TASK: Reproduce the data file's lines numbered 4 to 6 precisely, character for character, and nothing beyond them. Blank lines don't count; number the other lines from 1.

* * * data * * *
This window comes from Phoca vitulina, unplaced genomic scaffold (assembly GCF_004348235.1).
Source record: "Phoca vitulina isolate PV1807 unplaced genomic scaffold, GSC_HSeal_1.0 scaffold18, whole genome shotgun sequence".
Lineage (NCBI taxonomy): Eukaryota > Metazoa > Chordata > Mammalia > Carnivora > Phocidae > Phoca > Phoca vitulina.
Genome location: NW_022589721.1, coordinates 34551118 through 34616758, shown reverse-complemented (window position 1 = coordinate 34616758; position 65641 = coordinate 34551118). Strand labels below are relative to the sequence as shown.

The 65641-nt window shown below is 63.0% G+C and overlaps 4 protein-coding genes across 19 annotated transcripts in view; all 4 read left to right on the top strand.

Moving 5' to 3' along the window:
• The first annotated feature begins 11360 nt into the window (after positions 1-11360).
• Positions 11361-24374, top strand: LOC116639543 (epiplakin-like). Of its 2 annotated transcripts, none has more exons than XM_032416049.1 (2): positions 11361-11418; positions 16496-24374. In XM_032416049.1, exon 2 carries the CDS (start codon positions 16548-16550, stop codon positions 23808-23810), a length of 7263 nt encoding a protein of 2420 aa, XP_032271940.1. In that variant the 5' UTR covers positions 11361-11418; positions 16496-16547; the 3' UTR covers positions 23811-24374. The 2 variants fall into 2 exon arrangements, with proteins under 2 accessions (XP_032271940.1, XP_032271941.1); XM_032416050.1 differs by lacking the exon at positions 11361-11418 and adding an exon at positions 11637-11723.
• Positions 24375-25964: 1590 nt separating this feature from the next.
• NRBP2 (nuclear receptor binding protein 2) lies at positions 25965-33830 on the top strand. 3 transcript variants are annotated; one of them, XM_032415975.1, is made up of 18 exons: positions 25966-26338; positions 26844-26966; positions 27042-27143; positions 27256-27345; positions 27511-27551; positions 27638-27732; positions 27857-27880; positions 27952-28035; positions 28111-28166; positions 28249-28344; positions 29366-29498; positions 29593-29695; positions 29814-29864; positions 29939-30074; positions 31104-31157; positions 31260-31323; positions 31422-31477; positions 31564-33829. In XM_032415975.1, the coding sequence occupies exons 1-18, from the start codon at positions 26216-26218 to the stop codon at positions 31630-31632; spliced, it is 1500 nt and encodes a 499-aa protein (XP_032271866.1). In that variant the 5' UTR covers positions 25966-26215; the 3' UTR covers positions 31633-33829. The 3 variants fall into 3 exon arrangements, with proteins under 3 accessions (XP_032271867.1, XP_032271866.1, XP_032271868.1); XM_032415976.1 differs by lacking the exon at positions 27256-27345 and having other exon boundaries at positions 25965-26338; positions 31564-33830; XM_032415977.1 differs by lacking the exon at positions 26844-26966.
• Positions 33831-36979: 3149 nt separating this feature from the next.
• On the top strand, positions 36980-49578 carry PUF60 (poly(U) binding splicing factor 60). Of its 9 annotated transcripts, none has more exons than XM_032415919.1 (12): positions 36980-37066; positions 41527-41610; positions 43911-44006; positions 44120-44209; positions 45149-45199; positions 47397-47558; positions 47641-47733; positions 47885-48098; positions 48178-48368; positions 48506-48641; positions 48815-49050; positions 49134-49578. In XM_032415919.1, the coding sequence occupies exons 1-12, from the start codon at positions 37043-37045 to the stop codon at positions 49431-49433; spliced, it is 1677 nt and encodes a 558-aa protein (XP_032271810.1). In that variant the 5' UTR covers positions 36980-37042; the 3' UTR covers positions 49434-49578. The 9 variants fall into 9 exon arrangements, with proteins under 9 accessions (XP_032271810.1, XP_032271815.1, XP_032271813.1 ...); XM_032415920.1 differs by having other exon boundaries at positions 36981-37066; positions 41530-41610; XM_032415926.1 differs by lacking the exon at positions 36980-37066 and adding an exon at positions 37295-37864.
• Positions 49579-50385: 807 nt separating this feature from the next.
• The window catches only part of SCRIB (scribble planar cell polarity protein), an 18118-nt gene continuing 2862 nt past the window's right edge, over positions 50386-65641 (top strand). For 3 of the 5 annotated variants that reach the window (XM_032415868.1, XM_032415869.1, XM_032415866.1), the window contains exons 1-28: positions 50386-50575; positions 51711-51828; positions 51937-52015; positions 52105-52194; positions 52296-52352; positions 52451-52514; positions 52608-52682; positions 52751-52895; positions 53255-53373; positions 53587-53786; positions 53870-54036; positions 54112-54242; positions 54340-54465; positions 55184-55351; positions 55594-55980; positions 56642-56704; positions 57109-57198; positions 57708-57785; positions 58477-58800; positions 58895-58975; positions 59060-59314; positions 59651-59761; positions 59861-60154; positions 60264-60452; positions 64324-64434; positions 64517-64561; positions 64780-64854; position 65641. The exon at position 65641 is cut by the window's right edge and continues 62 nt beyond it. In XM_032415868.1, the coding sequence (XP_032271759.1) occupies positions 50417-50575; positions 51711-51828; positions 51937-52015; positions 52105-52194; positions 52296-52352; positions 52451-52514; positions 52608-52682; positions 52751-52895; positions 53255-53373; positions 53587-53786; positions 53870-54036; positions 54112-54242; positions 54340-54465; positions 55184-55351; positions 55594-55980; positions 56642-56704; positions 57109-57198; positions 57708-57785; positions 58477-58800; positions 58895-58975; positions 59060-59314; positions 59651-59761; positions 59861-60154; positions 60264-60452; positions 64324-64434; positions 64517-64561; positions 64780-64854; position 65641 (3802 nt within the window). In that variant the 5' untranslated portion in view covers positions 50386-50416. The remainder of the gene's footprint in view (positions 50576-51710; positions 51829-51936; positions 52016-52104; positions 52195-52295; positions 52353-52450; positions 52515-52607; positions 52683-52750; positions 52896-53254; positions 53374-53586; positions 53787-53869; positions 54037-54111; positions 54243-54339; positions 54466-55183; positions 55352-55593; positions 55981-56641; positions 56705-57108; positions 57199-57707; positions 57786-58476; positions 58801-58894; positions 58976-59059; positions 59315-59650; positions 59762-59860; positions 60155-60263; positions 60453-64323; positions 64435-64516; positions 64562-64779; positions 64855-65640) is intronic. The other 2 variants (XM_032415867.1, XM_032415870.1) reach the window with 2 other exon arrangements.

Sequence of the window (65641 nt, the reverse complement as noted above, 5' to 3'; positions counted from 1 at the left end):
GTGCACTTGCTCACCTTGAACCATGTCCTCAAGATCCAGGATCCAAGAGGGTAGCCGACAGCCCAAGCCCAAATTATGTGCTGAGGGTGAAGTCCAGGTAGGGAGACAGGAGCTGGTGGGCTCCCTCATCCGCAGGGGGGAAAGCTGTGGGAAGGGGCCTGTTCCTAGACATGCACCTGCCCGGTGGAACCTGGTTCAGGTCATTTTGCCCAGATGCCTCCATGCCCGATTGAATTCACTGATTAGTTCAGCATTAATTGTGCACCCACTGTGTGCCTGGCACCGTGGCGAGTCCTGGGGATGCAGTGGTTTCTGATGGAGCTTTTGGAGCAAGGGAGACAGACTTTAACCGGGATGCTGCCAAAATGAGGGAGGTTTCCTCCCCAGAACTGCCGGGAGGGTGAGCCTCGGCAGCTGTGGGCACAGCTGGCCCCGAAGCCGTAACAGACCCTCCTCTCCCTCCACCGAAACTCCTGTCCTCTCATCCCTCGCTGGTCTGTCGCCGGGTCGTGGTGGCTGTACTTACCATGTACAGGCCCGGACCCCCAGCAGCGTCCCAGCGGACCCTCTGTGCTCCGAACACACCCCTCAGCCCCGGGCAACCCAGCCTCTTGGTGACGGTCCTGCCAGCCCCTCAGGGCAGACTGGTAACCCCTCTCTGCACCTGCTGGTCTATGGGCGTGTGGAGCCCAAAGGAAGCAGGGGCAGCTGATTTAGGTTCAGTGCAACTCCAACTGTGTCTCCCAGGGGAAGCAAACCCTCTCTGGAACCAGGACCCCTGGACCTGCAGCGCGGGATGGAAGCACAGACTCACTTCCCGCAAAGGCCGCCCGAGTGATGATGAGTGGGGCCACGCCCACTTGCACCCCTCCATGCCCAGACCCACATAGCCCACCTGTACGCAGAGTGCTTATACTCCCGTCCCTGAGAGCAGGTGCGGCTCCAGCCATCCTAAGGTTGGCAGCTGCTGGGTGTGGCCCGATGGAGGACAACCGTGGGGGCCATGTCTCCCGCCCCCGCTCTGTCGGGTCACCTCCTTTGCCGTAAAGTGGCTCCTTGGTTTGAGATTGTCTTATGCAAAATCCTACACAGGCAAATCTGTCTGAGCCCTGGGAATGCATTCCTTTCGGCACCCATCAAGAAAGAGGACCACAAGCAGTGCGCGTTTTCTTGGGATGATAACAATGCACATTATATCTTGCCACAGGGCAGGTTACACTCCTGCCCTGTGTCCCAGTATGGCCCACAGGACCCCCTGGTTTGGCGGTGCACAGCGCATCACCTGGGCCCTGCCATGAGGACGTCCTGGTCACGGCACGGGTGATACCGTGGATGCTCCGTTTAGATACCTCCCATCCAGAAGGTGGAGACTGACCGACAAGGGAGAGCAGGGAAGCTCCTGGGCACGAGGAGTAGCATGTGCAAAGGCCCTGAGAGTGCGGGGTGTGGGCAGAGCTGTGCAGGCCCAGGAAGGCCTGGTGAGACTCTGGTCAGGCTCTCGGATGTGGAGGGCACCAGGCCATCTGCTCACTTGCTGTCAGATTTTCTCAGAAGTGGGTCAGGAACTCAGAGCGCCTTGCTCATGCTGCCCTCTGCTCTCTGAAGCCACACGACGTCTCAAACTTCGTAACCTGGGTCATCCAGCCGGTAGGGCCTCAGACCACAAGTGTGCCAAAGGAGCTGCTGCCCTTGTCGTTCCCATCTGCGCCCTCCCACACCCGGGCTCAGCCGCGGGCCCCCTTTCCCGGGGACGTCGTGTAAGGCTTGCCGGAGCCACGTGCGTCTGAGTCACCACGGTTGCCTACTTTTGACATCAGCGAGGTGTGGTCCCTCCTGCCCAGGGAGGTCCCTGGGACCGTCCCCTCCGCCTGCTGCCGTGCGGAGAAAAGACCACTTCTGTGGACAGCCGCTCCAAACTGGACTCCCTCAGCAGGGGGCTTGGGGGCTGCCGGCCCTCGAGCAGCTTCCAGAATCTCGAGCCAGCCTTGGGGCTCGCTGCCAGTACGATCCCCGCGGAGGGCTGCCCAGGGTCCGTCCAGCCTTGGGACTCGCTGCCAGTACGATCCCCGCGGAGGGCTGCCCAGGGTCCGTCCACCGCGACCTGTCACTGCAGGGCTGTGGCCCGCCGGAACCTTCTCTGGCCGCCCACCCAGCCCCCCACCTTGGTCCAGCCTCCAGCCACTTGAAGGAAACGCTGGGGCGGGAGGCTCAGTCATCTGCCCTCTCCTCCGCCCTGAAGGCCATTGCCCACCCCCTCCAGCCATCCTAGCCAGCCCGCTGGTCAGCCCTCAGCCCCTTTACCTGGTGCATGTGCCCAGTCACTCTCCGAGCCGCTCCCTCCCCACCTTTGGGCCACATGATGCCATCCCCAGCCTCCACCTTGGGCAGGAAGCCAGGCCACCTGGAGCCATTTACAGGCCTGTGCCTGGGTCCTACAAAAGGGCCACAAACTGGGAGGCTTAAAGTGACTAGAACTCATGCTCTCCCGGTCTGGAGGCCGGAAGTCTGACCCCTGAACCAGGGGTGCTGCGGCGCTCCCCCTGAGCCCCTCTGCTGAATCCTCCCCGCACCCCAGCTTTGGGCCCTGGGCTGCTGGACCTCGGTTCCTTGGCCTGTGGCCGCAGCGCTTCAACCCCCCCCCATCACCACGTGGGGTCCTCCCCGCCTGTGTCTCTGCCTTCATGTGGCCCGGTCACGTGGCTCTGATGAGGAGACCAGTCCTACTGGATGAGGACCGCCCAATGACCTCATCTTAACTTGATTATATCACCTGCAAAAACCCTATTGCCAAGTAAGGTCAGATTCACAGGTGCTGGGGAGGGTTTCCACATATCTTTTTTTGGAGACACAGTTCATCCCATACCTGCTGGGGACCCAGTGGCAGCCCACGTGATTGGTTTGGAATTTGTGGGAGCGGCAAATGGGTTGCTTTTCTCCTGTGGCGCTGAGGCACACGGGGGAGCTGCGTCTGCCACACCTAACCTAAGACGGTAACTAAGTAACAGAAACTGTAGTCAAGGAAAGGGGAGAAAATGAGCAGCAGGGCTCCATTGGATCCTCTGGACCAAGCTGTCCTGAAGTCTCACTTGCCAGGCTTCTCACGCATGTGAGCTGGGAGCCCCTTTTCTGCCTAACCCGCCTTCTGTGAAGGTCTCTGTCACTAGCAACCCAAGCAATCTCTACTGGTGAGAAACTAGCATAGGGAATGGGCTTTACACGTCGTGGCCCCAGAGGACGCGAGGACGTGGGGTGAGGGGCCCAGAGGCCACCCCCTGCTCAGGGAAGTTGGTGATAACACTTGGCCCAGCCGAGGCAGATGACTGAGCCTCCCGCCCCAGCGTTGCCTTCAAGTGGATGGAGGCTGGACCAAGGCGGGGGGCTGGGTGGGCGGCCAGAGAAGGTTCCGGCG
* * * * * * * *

Genome location: NW_022589721.1, coordinates 34551118 through 34616758, shown reverse-complemented (window position 1 = coordinate 34616758; position 65641 = coordinate 34551118). Strand labels below are relative to the sequence as shown.

The 65641-nt window shown below is 63.0% G+C and overlaps 4 protein-coding genes across 19 annotated transcripts in view; all 4 read left to right on the top strand.

Moving 5' to 3' along the window: